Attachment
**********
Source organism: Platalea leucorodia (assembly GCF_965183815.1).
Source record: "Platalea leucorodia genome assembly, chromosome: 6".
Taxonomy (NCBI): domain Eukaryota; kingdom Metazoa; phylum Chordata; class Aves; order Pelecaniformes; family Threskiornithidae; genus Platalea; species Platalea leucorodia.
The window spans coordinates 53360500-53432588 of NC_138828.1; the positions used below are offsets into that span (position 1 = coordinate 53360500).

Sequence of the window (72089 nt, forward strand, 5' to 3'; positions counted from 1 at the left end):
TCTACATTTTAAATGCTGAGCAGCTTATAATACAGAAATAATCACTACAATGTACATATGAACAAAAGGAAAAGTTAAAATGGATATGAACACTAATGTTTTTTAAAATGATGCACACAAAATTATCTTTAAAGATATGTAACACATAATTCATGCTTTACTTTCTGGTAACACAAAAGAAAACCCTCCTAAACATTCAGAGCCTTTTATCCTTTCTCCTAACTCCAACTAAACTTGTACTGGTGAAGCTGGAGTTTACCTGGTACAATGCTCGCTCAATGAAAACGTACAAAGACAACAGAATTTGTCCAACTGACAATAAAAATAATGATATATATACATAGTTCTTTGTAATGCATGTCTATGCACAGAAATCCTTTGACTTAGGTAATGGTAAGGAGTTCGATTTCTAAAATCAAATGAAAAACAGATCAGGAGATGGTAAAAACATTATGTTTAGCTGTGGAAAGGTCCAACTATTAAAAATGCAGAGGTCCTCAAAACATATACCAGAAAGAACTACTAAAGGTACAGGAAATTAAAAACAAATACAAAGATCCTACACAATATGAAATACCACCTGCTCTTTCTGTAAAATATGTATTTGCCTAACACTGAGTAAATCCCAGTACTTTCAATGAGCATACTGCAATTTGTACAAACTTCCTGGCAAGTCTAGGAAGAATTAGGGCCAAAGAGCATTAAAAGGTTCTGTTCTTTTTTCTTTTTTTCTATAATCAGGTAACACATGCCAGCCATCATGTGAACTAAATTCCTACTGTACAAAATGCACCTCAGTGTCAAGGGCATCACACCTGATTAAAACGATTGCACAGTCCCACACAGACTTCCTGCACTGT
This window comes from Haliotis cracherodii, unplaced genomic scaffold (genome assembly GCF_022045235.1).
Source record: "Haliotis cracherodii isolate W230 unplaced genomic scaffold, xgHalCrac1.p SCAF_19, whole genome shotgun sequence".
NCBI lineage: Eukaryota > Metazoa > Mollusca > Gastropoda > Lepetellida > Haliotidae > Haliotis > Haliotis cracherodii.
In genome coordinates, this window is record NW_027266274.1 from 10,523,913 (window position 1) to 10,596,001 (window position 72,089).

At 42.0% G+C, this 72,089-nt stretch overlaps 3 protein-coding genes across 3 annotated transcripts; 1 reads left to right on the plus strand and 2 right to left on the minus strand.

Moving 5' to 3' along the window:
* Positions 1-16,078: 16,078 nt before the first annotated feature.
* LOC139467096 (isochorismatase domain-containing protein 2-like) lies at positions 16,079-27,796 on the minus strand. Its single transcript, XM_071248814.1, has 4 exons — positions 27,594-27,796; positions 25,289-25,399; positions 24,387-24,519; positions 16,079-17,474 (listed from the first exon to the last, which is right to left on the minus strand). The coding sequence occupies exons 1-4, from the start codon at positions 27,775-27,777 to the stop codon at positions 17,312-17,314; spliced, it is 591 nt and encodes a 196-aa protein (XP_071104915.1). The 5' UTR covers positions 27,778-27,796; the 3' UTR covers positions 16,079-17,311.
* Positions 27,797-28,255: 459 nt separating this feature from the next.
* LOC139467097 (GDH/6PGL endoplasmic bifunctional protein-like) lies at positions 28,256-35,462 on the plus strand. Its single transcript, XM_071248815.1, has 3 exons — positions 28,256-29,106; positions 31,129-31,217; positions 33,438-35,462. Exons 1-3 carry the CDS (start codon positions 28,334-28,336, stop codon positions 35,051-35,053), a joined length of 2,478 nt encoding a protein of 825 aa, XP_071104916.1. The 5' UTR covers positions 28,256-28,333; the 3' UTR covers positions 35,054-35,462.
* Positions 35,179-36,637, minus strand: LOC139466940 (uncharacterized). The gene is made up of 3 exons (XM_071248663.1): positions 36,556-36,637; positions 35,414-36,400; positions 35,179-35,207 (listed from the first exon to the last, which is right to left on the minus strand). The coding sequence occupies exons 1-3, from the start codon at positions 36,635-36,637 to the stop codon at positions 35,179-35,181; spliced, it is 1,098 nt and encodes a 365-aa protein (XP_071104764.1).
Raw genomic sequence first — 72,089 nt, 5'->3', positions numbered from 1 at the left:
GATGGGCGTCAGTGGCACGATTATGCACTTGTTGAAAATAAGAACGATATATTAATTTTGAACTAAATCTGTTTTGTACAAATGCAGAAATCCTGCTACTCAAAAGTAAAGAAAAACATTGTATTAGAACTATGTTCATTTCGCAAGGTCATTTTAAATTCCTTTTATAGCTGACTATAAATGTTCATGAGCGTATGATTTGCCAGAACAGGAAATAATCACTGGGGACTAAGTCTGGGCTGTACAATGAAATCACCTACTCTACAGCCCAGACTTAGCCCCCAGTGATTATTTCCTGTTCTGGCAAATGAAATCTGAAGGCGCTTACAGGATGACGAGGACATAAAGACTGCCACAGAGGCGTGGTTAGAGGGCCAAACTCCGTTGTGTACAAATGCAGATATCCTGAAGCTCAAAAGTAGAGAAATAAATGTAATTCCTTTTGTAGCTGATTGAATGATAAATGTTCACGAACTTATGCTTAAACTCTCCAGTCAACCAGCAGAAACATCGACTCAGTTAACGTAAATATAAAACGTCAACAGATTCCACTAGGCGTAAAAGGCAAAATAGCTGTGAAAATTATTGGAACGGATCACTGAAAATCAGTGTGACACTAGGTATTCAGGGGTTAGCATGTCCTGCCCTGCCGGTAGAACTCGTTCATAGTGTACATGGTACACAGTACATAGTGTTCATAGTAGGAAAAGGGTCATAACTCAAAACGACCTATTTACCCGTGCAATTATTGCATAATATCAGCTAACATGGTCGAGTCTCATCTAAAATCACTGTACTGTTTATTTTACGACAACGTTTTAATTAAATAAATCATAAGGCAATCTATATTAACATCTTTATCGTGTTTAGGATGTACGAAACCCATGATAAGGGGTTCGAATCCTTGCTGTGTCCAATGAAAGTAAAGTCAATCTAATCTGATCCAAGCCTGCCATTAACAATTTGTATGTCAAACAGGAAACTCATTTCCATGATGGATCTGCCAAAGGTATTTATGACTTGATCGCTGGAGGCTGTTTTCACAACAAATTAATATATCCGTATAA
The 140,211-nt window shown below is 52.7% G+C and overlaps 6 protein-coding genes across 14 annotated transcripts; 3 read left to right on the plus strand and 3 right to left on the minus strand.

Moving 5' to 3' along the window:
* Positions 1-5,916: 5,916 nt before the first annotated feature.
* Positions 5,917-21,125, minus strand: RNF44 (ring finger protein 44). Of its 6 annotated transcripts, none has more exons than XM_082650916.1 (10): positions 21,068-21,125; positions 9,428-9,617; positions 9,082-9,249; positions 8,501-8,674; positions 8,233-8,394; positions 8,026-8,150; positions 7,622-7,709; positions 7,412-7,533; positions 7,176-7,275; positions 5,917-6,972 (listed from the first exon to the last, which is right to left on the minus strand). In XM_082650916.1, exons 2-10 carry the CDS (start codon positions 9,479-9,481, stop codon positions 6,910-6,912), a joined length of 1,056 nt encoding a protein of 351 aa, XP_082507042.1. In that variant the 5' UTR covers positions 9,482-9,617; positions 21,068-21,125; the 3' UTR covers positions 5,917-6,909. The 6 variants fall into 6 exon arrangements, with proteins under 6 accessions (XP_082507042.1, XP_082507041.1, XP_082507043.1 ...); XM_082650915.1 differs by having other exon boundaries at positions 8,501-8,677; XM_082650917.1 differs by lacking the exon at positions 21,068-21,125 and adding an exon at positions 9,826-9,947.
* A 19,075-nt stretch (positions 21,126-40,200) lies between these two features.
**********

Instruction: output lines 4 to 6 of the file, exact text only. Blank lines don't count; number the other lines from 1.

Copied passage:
The window spans coordinates 53360500-53432588 of NC_138828.1; the positions used below are offsets into that span (position 1 = coordinate 53360500).

Sequence of the window (72089 nt, forward strand, 5' to 3'; positions counted from 1 at the left end):
TCTACATTTTAAATGCTGAGCAGCTTATAATACAGAAATAATCACTACAATGTACATATGAACAAAAGGAAAAGTTAAAATGGATATGAACACTAATGTTTTTTAAAATGATGCACACAAAATTATCTTTAAAGATATGTAACACATAATTCATGCTTTACTTTCTGGTAACACAAAAGAAAACCCTCCTAAACATTCAGAGCCTTTTATCCTTTCTCCTAACTCCAACTAAACTTGTACTGGTGAAGCTGGAGTTTACCTGGTACAATGCTCGCTCAATGAAAACGTACAAAGACAACAGAATTTGTCCAACTGACAATAAAAATAATGATATATATACATAGTTCTTTGTAATGCATGTCTATGCACAGAAATCCTTTGACTTAGGTAATGGTAAGGAGTTCGATTTCTAAAATCAAATGAAAAACAGATCAGGAGATGGTAAAAACATTATGTTTAGCTGTGGAAAGGTCCAACTATTAAAAATGCAGAGGTCCTCAAAACATATACCAGAAAGAACTACTAAAGGTACAGGAAATTAAAAACAAATACAAAGATCCTACACAATATGAAATACCACCTGCTCTTTCTGTAAAATATGTATTTGCCTAACACTGAGTAAATCCCAGTACTTTCAATGAGCATACTGCAATTTGTACAAACTTCCTGGCAAGTCTAGGAAGAATTAGGGCCAAAGAGCATTAAAAGGTTCTGTTCTTTTTTCTTTTTTTCTATAATCAGGTAACACATGCCAGCCATCATGTGAACTAAATTCCTACTGTACAAAATGCACCTCAGTGTCAAGGGCATCACACCTGATTAAAACGATTGCACAGTCCCACACAGACTTCCTGCACTGT